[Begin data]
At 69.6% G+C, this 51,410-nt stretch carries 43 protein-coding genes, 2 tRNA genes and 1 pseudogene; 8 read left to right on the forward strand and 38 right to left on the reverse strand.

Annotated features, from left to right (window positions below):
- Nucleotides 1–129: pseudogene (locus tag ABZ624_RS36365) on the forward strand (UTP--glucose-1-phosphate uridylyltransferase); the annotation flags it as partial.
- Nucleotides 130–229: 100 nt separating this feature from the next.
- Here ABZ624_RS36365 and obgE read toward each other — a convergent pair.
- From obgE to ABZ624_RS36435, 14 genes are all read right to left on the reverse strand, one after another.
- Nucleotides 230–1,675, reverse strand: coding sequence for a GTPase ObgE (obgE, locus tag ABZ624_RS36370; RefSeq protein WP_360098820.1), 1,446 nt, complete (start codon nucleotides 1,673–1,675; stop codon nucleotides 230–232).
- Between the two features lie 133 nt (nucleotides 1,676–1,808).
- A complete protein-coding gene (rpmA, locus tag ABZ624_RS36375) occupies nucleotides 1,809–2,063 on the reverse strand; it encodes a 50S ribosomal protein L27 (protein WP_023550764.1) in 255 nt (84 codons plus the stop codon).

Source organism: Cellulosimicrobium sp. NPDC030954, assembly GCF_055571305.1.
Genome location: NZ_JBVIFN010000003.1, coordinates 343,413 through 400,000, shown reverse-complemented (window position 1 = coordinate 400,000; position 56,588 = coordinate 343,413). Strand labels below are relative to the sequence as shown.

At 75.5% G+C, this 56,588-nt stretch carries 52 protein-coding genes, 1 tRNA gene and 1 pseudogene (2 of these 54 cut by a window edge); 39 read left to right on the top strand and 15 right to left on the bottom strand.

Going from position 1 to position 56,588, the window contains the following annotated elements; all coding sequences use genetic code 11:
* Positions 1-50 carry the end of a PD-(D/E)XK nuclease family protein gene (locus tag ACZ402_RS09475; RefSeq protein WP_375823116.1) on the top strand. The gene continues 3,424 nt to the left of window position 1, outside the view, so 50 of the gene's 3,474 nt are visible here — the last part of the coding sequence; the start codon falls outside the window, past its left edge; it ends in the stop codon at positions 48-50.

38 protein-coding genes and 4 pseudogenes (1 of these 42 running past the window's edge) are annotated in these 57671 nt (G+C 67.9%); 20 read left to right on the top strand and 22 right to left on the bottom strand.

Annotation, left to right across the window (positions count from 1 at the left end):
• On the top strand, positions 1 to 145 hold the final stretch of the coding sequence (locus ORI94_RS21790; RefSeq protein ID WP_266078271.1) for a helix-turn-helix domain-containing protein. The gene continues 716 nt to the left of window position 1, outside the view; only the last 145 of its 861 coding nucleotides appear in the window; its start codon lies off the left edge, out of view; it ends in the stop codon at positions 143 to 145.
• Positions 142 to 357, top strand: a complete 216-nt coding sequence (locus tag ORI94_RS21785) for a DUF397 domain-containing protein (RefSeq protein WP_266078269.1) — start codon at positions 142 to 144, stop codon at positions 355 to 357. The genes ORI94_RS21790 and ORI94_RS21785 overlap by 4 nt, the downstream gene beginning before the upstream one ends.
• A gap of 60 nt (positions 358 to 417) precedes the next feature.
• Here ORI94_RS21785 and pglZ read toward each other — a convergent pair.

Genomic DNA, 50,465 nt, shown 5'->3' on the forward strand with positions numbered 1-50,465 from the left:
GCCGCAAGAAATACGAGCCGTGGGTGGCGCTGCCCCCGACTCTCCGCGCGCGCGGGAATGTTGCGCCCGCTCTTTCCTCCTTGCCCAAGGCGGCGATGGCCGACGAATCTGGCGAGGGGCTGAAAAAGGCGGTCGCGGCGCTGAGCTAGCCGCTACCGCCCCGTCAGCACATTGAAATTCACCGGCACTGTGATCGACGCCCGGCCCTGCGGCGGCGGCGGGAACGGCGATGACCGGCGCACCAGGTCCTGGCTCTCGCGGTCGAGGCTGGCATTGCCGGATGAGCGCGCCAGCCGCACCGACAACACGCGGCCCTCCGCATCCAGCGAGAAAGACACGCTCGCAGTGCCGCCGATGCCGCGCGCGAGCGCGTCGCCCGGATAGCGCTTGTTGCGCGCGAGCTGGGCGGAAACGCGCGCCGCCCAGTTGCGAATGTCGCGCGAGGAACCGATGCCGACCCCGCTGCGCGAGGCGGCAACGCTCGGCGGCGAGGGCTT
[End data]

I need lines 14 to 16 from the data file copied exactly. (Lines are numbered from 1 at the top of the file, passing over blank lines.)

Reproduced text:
* Positions 1-50 carry the end of a PD-(D/E)XK nuclease family protein gene (locus tag ACZ402_RS09475; RefSeq protein WP_375823116.1) on the top strand. The gene continues 3,424 nt to the left of window position 1, outside the view, so 50 of the gene's 3,474 nt are visible here — the last part of the coding sequence; the start codon falls outside the window, past its left edge; it ends in the stop codon at positions 48-50.

38 protein-coding genes and 4 pseudogenes (1 of these 42 running past the window's edge) are annotated in these 57671 nt (G+C 67.9%); 20 read left to right on the top strand and 22 right to left on the bottom strand.

Annotation, left to right across the window (positions count from 1 at the left end):